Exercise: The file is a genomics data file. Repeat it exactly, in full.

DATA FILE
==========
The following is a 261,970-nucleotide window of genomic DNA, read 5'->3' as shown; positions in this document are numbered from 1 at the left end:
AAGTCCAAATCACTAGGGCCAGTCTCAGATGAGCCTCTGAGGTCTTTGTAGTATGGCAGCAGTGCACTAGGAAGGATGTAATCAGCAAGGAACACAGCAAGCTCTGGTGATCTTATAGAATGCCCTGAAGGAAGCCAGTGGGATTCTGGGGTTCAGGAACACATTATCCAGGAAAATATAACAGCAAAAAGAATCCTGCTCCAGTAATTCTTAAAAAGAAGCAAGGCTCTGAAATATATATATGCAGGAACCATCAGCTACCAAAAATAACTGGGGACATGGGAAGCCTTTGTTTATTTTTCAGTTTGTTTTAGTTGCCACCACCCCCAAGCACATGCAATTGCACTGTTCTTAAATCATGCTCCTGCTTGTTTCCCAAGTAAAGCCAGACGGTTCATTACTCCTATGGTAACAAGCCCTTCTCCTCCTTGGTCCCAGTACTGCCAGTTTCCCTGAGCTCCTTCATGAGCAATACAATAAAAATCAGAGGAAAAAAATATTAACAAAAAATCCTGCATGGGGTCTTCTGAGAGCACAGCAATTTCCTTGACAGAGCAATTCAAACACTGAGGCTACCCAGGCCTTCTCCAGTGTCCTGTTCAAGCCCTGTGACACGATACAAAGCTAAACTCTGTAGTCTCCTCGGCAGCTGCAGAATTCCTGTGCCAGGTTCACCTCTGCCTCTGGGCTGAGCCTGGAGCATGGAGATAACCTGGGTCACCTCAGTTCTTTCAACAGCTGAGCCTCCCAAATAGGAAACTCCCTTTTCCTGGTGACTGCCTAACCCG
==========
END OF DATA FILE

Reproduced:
The following is a 261,970-nucleotide window of genomic DNA, read 5'->3' as shown; positions in this document are numbered from 1 at the left end:
AAGTCCAAATCACTAGGGCCAGTCTCAGATGAGCCTCTGAGGTCTTTGTAGTATGGCAGCAGTGCACTAGGAAGGATGTAATCAGCAAGGAACACAGCAAGCTCTGGTGATCTTATAGAATGCCCTGAAGGAAGCCAGTGGGATTCTGGGGTTCAGGAACACATTATCCAGGAAAATATAACAGCAAAAAGAATCCTGCTCCAGTAATTCTTAAAAAGAAGCAAGGCTCTGAAATATATATATGCAGGAACCATCAGCTACCAAAAATAACTGGGGACATGGGAAGCCTTTGTTTATTTTTCAGTTTGTTTTAGTTGCCACCACCCCCAAGCACATGCAATTGCACTGTTCTTAAATCATGCTCCTGCTTGTTTCCCAAGTAAAGCCAGACGGTTCATTACTCCTATGGTAACAAGCCCTTCTCCTCCTTGGTCCCAGTACTGCCAGTTTCCCTGAGCTCCTTCATGAGCAATACAATAAAAATCAGAGGAAAAAAATATTAACAAAAAATCCTGCATGGGGTCTTCTGAGAGCACAGCAATTTCCTTGACAGAGCAATTCAAACACTGAGGCTACCCAGGCCTTCTCCAGTGTCCTGTTCAAGCCCTGTGACACGATACAAAGCTAAACTCTGTAGTCTCCTCGGCAGCTGCAGAATTCCTGTGCCAGGTTCACCTCTGCCTCTGGGCTGAGCCTGGAGCATGGAGATAACCTGGGTCACCTCAGTTCTTTCAACAGCTGAGCCTCCCAAATAGGAAACTCCCTTTTCCTGGTGACTGCCTAACCCG